Tom Hillman looks into Sam Gamgee’s evolution from servant to “Master Samwise” Go read it; as usual from Tom it’s as good as blogging gets. There’s an angle to it that I’d like to add, though.
Corey Olsen pointed out, years ago when he was podcasting his classes at Washington U, that J.R.R. Tolkien wrote a complex textual history into The Lord of the Rings. It sticks out most dramatically in the Battle of the Pelennor Fields: the action stops to talk about the grave of Snowmane, Théoden’s horse, in terms that couldn’t have been written by Frodo a few years after the event. Obviously the text has picked up some additions as it was copied and distributed around Middle Earth during the Fourth Age. Here’s another one:
Thus Aragorn for the ﬁrst time in the full light of day beheld Éowyn, Lady of Rohan, and thought her fair, fair and cold, like a morning of pale spring that is not yet come to womanhood. And she now was suddenly aware of him: tall heir of kings, wise with many winters, greycloaked, hiding a power that yet she felt.
What on earth is that all about? The last few pages have been Gandalf vs. Théoden, but the point of view swings suddenly to Aragorn and the narrator gets all tongue-tied and metaphor-mixed. Stammering “fair” twice in a row is unlike the narrator’s usual voice, and mornings don’t come into womanhood if Frodo of the Impeccable Grammar has anything to say about it. I interpret this passage with the perspective one gets from working as a courtier in Washington DC. This is another interpolation by a Fourth-Age scribe. The scribe was employed at the court of the Prince of Ithilien. His patron was a descendant of Faramir and Éowyn, and he felt sure that it would rebound to his favor if he made the biggest possible production out of the first meeting between the great Elessar and his patron’s ancestor.
Is this a valid reading? Sycophancy is the handmaiden of politics, wherever one looks. I assume that politics among the Men of Gondor and among hobbits is similar to politics in our world. In Gondor this is certainly the case (cf. Letter #136). The presence in the Shire of lawyers indistinguishable from our own (The Hobbit, at the auction, and LotR I,ii) implies their politics must not be too different. So on we go.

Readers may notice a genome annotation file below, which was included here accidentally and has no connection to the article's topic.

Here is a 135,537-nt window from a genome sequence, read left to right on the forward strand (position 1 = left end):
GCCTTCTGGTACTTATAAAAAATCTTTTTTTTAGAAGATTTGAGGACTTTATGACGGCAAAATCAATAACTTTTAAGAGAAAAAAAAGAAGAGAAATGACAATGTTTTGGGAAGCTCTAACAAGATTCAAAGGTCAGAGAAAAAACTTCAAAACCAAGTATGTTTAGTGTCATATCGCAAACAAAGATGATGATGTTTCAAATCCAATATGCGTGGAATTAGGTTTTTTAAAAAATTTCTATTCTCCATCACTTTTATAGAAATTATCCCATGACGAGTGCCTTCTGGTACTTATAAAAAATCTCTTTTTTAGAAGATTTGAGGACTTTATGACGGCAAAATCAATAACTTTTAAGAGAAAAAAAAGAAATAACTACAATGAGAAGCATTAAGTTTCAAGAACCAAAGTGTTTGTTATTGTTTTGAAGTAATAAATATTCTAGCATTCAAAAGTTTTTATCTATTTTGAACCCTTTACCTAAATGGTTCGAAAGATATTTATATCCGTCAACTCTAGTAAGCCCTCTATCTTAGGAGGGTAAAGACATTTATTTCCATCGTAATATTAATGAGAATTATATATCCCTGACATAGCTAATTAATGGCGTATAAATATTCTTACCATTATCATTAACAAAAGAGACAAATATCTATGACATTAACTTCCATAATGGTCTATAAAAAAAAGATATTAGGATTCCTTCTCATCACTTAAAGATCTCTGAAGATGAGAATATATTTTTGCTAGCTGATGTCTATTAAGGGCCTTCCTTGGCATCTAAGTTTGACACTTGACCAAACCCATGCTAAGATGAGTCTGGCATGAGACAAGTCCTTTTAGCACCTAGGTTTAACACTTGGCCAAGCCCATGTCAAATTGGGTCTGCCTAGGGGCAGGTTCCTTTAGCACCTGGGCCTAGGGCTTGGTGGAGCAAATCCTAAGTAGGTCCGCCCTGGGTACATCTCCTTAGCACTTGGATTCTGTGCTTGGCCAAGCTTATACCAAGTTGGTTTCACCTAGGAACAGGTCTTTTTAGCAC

The descendants of Sam and Rosie Gardner were sure to face challenges to their legitimacy. The founders of their house were not of aristocratic stock, and an eminent literatus has proven beyond controversion that the family was not accepted
unconditionally into the highest strata of hobbit society. The tale of the War of the Ring would have been an essential tool in consolidating the social position of the Gardners and the Fairbairns. Therefore, the hobbit scribes who wrote the Red Book of Westmarch took every opportunity they could find to connect Sam and Elanor with the royal family of Gondor and Arnor, as Tom documented, all through the Appendices. But how far back can the pretense to nobility be pushed?
As long as Frodo and Sam were embedded in a social structure, Sam would have to stay in a servile role. By the end of Book 2, though, Frodo and Sam are on their own. This is the perfect place to turn the story of Sam the sidekick into the origin myth of Mayor Samwise, founder of the House of Gardner. Their roles aren’t dictated by people around them any more. Sam can evolve. The first formal social structure Frodo and Sam encounter after that is Faramir’s company, and as Tom notes that’s where “Master Samwise” makes its entrance into the text, never completely to depart. The book shows Sam being treated with respect by the future Prince of Ithilien, lieutenant of the King Elessar, from the start.
Shortly after that, Frodo of the once-impeccable Bagginses, confirms the elevation.
‘Why, Sam,’ he said, ‘to hear you somehow makes me as merry as if the story was already written. But you’ve left out one of the chief characters: Samwise the stouthearted. “I want to hear more about Sam, dad. Why didn’t they put in more of his talk, dad? That’s what I like, it makes me laugh. And Frodo wouldn’t have got far without Sam, would he, dad?”’
‘Now, Mr. Frodo,’ said Sam, ‘you shouldn’t make fun. I was serious.’
‘So was I,’ said Frodo, ‘and so I am.’
LotR IV, viii
Modern people tend to view this kind of political manipulation with distaste. But older generations didn’t think there was anything froward about it. Frodo told Sam to do it explicitly:
You will be the Mayor, of course, as long as you want to be, and the most famous gardener in history; and you will read things out of the Red Book, and keep alive the memory of the age that is gone, so that people will remember the Great Danger and so love their beloved land all the more.
LotR, VI, ix
Or did he? All we have to do is decide what to do with the text that is given us.